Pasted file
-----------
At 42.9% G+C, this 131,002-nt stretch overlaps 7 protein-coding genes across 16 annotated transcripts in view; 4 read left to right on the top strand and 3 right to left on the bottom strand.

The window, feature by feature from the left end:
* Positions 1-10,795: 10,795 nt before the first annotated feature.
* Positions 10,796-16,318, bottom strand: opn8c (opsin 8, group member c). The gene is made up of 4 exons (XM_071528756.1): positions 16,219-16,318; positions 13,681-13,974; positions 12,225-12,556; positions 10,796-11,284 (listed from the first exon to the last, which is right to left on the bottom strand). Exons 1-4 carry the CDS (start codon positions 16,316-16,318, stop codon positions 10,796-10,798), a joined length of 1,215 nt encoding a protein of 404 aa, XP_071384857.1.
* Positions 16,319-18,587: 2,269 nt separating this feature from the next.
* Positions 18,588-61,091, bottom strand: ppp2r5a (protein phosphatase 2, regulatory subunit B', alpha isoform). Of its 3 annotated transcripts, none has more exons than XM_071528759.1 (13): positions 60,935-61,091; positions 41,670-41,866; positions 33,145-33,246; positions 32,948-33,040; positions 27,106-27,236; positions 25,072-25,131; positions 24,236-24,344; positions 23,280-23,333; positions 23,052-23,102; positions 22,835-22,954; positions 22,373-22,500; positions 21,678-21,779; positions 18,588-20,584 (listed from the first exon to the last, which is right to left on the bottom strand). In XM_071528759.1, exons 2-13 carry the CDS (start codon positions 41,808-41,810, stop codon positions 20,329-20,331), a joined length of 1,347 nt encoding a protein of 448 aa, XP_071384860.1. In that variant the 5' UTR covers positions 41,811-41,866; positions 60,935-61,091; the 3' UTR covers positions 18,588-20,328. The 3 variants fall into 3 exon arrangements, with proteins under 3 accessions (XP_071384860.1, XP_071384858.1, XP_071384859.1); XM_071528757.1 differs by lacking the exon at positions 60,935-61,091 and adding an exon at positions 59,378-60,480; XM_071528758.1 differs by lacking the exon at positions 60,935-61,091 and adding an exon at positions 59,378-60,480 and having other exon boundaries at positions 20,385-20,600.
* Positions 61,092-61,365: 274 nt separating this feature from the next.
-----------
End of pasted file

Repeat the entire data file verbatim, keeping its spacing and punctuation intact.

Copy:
At 42.9% G+C, this 131,002-nt stretch overlaps 7 protein-coding genes across 16 annotated transcripts in view; 4 read left to right on the top strand and 3 right to left on the bottom strand.

The window, feature by feature from the left end:
* Positions 1-10,795: 10,795 nt before the first annotated feature.
* Positions 10,796-16,318, bottom strand: opn8c (opsin 8, group member c). The gene is made up of 4 exons (XM_071528756.1): positions 16,219-16,318; positions 13,681-13,974; positions 12,225-12,556; positions 10,796-11,284 (listed from the first exon to the last, which is right to left on the bottom strand). Exons 1-4 carry the CDS (start codon positions 16,316-16,318, stop codon positions 10,796-10,798), a joined length of 1,215 nt encoding a protein of 404 aa, XP_071384857.1.
* Positions 16,319-18,587: 2,269 nt separating this feature from the next.
* Positions 18,588-61,091, bottom strand: ppp2r5a (protein phosphatase 2, regulatory subunit B', alpha isoform). Of its 3 annotated transcripts, none has more exons than XM_071528759.1 (13): positions 60,935-61,091; positions 41,670-41,866; positions 33,145-33,246; positions 32,948-33,040; positions 27,106-27,236; positions 25,072-25,131; positions 24,236-24,344; positions 23,280-23,333; positions 23,052-23,102; positions 22,835-22,954; positions 22,373-22,500; positions 21,678-21,779; positions 18,588-20,584 (listed from the first exon to the last, which is right to left on the bottom strand). In XM_071528759.1, exons 2-13 carry the CDS (start codon positions 41,808-41,810, stop codon positions 20,329-20,331), a joined length of 1,347 nt encoding a protein of 448 aa, XP_071384860.1. In that variant the 5' UTR covers positions 41,811-41,866; positions 60,935-61,091; the 3' UTR covers positions 18,588-20,328. The 3 variants fall into 3 exon arrangements, with proteins under 3 accessions (XP_071384860.1, XP_071384858.1, XP_071384859.1); XM_071528757.1 differs by lacking the exon at positions 60,935-61,091 and adding an exon at positions 59,378-60,480; XM_071528758.1 differs by lacking the exon at positions 60,935-61,091 and adding an exon at positions 59,378-60,480 and having other exon boundaries at positions 20,385-20,600.
* Positions 61,092-61,365: 274 nt separating this feature from the next.